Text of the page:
The Liberal party has pledged subsidies for zero-emission vehicles, wants all new vehicle sales to be zero-emission by 2040, and pledged funding for transit in major cities such as Vancouver and Montreal. They have stated that they will cut taxes by 50 percent for companies that invest in zero-emission technologies or products. They support Line 3, Keystone XL, and the Trans Mountain pipelines. They have pledged to phase out coal power by 2030 and to hit net-zero emissions by 2050. They will ban certain single-use plastics, protect 25% of the country’s land and ocean habitats, and will end “inefficient” fossil fuel subsidies. 

They set a minimum carbon price of $20 per tonne, which is set to increase to $50 by 2022, and a tax on provinces who did not previously have a federally approved plan, providing rebates to individuals in return. They have also pledged to plant 2 billion trees during their term if re-elected.

Trudeau has pledged to increase the Old Age Security by 10 percent for those over 75, and the Canada Pension plan by 25 percent for widows and widowers. They have mentioned taking steps towards a national Pharmacare program, pledged to create 250,000 new child-care spaces, increase the Child Care Benefit by 15 percent for children under one year, and to implement a 15-week leave for adoptive parents. The Party also hopes to increase immigration to 350,000 by 2021.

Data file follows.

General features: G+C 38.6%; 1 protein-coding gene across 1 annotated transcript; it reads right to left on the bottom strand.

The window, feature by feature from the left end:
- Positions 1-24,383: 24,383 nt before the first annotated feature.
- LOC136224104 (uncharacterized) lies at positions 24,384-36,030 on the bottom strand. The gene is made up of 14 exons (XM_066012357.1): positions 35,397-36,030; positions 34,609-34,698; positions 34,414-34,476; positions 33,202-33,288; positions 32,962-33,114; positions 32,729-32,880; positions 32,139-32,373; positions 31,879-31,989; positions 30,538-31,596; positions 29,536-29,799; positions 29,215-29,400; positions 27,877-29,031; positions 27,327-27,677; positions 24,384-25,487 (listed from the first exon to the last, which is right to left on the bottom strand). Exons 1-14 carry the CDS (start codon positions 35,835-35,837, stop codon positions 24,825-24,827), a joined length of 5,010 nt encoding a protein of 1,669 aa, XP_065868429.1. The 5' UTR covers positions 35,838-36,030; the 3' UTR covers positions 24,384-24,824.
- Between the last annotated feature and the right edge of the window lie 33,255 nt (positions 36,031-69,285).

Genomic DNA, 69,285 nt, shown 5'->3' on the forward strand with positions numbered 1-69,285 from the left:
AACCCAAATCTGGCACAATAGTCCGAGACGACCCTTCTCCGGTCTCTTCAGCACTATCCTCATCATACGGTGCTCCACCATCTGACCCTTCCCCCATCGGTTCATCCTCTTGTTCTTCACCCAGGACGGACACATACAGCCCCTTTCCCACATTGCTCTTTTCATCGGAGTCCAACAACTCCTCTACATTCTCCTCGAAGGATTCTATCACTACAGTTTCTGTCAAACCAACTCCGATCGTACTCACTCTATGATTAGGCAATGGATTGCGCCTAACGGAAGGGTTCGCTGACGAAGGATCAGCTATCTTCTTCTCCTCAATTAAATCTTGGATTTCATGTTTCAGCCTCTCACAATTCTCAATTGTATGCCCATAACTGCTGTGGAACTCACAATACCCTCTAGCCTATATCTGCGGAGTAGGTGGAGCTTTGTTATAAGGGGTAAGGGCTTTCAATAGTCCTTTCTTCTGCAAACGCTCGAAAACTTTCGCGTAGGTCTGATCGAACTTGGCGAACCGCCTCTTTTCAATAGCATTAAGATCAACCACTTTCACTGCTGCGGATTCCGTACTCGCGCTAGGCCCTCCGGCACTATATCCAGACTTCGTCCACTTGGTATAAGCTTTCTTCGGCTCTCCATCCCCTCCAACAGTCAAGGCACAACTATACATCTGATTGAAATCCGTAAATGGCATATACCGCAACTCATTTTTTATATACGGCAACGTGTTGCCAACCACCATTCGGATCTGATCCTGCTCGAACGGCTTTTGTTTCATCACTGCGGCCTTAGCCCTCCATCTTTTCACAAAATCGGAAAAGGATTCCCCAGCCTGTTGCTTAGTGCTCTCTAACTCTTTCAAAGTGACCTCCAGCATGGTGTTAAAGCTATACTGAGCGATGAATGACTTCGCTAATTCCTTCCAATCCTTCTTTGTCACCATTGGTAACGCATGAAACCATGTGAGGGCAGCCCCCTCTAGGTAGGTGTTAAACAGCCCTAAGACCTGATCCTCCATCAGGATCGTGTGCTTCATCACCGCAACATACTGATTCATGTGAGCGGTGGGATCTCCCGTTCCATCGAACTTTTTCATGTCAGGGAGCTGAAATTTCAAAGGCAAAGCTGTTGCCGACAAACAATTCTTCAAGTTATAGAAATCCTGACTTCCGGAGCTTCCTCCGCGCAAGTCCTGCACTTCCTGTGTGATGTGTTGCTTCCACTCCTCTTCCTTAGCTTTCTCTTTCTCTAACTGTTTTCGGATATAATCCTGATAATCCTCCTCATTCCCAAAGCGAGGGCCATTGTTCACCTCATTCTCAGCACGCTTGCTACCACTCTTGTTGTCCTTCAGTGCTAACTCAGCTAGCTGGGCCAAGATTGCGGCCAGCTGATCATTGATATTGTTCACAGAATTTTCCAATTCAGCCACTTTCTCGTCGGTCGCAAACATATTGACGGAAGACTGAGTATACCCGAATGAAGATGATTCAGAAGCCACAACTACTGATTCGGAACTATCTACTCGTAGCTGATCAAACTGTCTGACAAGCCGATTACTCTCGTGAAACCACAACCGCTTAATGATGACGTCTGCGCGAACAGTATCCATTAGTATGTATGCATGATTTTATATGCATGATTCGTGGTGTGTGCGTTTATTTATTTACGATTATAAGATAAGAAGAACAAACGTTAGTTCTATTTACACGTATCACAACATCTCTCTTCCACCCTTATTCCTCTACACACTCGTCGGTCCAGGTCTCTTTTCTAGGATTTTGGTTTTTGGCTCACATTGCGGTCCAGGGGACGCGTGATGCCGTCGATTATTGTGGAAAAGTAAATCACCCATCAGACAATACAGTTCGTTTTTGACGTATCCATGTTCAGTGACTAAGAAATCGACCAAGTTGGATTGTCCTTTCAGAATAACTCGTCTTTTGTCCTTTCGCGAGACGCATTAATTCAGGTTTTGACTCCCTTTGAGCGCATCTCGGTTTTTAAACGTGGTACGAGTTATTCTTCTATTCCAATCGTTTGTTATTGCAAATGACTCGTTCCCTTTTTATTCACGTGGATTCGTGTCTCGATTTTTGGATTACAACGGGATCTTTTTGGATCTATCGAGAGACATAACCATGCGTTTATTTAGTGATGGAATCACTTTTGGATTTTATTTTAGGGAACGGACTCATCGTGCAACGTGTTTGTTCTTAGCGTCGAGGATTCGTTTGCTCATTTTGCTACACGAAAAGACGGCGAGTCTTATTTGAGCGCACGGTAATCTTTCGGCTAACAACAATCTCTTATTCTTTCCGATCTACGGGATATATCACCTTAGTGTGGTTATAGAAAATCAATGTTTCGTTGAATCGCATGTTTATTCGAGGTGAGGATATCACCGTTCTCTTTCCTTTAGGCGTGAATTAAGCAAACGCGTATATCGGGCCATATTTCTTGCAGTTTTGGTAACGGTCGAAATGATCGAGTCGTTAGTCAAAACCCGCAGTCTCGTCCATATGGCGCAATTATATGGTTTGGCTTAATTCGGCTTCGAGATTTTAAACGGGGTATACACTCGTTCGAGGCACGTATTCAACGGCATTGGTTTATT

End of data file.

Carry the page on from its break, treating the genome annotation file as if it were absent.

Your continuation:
The Liberals have outlined a $55 billion plan that would be put towards building 100,000 affordable homes, a 10 percent subsidy for first-time buyers, and five percent for resales. They also pledged to offer up to $40,000, interest-free, to help make homes more resilient to extreme weather conditions. 

They said they will ban semi-automatic assault rifles and will buy back those that were legally purchased. They have stated that they will give cities more power to restrict or ban handguns if they so choose.

They have pledged funding for a French-language university in Ontario, $30 million towards post-secondary student recruitment, and stated they would budget money for a national school lunch program.

The New Democratic party

NDP leader Jagmeet Singh. (Justin Tang/The Canadian Press)

The NDP, under Jagmeet Singh, has committed $1 billion to childcare programs and will implement a national school nutrition program. 

They have pledged to reduce carbon emissions by 38 percent by 2030. To do this, they have pledged $15 billion for a “climate bank” to invest in clean and renewable energy and would ban single-use plastics by 2022. They will also boost funding for communities affected by natural disasters. The Party has stated that they would give provinces veto power over national infrastructure projects that run through them, including pipelines.

The NDP stated that they will work with provinces and territories to put a cap on tuition and to reduce them. They will eliminate federal interest rates on student loans and add more funding to Canada Student Grants. 

They have promised to expand healthcare to include mental health, dental, eye, hearing coverage, and have promised a “Pharmacare For All” plan to be implemented by 2020. 

The party wants to build 500,000 affordable housing units over 10 years, including accessible ones for seniors and those with physical disabilities; until then, they have proposed a rental subsidy. They want to eliminate the federal GST/HST for those constructing new affordable units. The party would also reintroduce 30-year terms for mortgages for first-time buyers. They have proposed a 15 percent surtax on foreign buyers.